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Opinion: Akin’s Position On Rape And Abortion Is The GOP Platform

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U.S. Rep. Todd Akin (R-MO) (Photo credit: akin.org)

U.S. Rep. Todd Akin (R-MO) (Photo credit: akin.org)

The Buck Starts Here

Where in the world is Congressman Todd Akin and what the hell is he doing?

That is the family friendly version of the most asked question among high-ranking Republicans and journalists looking for a scoop.

If Akin can hold off calls for him to step down as the GOP Senate nominee in Missouri until 5pm today, Republicans cannot remove him. They are stuck with him like a millstone around their neck.

On Monday, the Congressman announced that he was staying in the race. It sounds as if he is not taking any calls until after the 5pm deadline today.

He has released an apology ad – though what exactly he is sorry for remains unclear. He says he is sorry for the words he used but he is not sorry for what is in his heart.

As a political strategist, let me translate that for you: I am sorry I said out loud what I believe in my heart – I meant to keep that to myself.

His statement about “legitimate” rape and a woman’s body’s ability to shut down during an actual rape is rooted in 13th century beliefs. People were legitimately outraged – especially victims of rape that legitimately became pregnant as a result.

But the outrage is not shared outrage; his comments were not universally condemned. Nor were they condemned for the right reasons by many.

We should not be redefining what rape is by making some rape more ok and some rape less ok. This is the majority opinion in America and this is where the source of the great majority of outrage about Congressman Akin’s statement.

Among Republicans, however, there is a different outrage.

Some are outraged that Akin said it out loud. Others are outraged that Akin used the word “legitimate” and not “forcible” when describing rape. It was Congressman Paul Ryan, the vice presidential nominee of the Republican Party, that joined with Congressman Akin in trying to legislate what rape is forcible and therefore illegal from all other forms of rape which they would permit.

The GOP Platform includes a call for a Constitutional amendment to ban abortion. There is no exception for rape, including incest, or life of the mother. None.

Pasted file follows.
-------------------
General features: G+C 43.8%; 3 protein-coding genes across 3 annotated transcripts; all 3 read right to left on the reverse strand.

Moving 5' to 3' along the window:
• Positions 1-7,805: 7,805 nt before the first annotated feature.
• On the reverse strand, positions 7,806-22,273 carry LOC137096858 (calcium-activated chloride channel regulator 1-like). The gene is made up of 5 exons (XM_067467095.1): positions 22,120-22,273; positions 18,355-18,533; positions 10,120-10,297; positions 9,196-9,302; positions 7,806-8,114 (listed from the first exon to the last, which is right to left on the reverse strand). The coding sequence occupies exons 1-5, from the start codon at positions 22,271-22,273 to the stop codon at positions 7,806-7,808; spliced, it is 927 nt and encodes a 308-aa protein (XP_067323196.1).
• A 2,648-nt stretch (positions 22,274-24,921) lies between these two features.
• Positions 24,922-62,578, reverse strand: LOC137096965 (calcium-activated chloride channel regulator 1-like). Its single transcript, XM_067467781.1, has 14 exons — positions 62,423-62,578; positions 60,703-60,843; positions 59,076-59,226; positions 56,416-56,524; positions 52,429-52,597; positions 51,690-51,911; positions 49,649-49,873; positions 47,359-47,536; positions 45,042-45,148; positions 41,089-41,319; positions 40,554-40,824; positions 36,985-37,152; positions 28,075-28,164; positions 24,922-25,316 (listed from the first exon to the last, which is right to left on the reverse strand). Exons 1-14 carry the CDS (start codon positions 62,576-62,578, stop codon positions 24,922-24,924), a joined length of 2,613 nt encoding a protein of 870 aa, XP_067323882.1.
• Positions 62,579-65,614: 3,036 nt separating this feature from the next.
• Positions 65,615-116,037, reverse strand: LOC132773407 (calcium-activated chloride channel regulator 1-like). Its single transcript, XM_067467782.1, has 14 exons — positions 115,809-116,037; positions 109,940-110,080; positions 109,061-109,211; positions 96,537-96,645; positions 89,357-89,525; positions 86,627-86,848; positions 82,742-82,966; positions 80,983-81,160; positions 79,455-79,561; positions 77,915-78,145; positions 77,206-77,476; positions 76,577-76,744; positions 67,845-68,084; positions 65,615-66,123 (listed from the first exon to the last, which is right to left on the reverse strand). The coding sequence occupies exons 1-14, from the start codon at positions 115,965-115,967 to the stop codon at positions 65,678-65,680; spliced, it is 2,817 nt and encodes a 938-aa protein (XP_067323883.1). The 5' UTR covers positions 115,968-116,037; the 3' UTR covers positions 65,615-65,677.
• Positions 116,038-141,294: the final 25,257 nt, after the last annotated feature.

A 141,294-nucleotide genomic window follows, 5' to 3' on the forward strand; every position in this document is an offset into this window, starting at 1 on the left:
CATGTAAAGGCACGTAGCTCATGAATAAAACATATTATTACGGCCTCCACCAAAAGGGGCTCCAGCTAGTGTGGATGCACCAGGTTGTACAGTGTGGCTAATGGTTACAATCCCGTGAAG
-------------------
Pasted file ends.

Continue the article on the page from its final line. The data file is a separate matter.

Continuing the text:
If W. Mitt Romney and Paul Ryan have their way a fertilized egg will be treated like a person and the United States Constitution will force rape victims to carry that pregnancy to term against their will, as punishment for a crime someone else committed.

The rapist could then remain in the woman’s life, as rapists have some, or all, parental rights

It is this group that expresses faux outrage over what Congressman Akin said. Their policies are identical to the sentiments he expressed, they just find it inconvenient that he said it out loud.

Another group, more true to their beliefs, finds no reason for outrage. Congressman Akin simply used one wrong word.

Whatever their beliefs about rape and potential pregnancy they do share Akin’s belief and Romney’s belief and Ryan’s belief and the belief of the Republican Congress and the policy expressed in the platform of the Republican Party: a fertilized egg is a person and a woman is merely a vessel and must be compelled to deliver a child no matter the consequences to her health, no matter what her opinion is and no matter if she was forcibly and violently made pregnant by a criminal.

The basic fact is that Republican’s are uncomfortable with a few of the words Congressman Akin used. They are not, however, uncomfortable with the policy position he was expressing. The record shows that they march in lockstep with Congressman Akin.

About Bill Buck

Bill Buck is a Democratic strategist, President of the Buck Communications Group, a media relations and new media strategies consulting business based in Washington, DC, and Managing Director of the online ad firm Influence DSP. He has over twenty years of international and national communications experience. The views and opinions expressed in this post are those of the author and do not necessarily reflect the official policy or position of CBS Local.

 

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